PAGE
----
Revisiting de Jouvenel’s 1945 classic, On Power
“the spirit of domination never slumbers”
An ambitious first 100 days is upon us.
It would be a great time revisit Bertrand de Jouvenel’s 1945 classic, On Power.
Progressive to . . . Something Else
Bertrand de Jouvenel was born in 1903 to an aristocratic family that embraced the “progressive” mores of the day. His parents divorced. His father married the famous novelist Colette in 1912. In 1920, de Jouvenel and Colette started an affair (de Jouvenel was just 16), which became a public scandal and (understandably) ended his father’s marriage.
In de Jouvenel, we aren’t dealing with a stodgy member of the bourgeois.
De Jouvenel was taught to view progress as inevitable, which was the accepted paradigm in those halcyon days of the early 1900s.
World War I shattered that paradigm. No longer was history viewed as constant progress.
De Jouvenel struggled with different political philosophies. In his twenties, he embraced a modified concept of laissez-faire political economy. In his thirties (which coincided with the 1930s and the Great Depression), he concluded that the market economy had failed miserably, but didn’t embrace the Communism or Fascism that became the fashionable theories of the day.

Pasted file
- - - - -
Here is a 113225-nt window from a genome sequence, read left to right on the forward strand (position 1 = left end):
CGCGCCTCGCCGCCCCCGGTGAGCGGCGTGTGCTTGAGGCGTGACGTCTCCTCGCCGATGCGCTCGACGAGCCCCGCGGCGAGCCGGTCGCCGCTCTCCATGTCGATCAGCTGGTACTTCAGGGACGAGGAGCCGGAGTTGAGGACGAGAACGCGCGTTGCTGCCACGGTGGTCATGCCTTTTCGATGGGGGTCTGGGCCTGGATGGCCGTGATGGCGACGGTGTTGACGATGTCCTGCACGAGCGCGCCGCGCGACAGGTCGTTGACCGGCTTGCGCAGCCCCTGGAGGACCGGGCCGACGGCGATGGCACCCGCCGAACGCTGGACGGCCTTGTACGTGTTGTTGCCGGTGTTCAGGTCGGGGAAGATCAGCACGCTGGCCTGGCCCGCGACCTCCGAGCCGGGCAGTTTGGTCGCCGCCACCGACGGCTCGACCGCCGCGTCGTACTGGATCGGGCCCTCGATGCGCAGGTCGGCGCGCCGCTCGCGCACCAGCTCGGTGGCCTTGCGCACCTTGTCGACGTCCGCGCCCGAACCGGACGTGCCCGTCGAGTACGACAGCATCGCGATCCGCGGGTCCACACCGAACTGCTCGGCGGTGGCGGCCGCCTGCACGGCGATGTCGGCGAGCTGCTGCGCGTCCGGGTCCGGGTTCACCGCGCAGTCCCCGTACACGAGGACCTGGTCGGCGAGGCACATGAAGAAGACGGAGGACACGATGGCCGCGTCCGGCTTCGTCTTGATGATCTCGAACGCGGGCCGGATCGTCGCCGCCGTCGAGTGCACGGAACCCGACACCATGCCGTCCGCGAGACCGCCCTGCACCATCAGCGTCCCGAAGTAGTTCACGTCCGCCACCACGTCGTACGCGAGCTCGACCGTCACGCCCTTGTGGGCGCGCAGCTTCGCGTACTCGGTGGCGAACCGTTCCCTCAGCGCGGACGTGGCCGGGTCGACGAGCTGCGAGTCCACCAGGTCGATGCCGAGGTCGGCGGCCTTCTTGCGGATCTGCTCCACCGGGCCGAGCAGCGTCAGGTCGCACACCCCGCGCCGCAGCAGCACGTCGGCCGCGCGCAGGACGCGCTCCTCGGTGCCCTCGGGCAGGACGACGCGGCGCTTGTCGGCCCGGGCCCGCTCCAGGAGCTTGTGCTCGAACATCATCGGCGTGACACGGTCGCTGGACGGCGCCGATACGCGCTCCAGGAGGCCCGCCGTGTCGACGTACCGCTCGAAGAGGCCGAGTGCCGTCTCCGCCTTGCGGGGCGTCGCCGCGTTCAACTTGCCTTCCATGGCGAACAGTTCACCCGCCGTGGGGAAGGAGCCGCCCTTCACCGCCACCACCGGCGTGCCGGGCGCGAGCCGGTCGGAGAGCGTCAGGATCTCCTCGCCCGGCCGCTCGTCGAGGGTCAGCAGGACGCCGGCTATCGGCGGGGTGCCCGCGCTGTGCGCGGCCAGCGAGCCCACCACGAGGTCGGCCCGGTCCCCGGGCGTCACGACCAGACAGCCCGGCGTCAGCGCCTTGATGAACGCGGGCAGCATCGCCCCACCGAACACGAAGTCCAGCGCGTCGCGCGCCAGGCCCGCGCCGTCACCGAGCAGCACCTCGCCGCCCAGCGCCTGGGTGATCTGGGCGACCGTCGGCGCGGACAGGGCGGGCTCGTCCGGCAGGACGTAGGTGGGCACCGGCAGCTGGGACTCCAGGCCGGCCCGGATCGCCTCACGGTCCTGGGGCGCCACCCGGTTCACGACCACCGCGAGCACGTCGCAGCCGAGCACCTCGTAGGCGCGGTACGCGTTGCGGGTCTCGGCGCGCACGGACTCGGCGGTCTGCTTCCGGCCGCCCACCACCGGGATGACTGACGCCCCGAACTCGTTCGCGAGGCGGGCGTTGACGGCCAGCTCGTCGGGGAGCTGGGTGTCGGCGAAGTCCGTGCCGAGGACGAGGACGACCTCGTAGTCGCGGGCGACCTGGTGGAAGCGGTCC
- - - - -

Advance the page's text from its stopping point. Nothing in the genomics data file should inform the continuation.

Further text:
When the Germans occupied France, de Jouvenel pretended to support the Vichy government but secretly joined the Resistance. When he learned that the Nazis had become aware of it, he and his wife fled to Switzerland.
In Switzerland, he researched and wrote On Power, which was his attempt to explain the rise of the modern state. By understanding how the modern state arose, he hoped readers would understand why the modern state is a problem.
He would later use On Power as a launching point to explore how government could work better for the common good. … Read the rest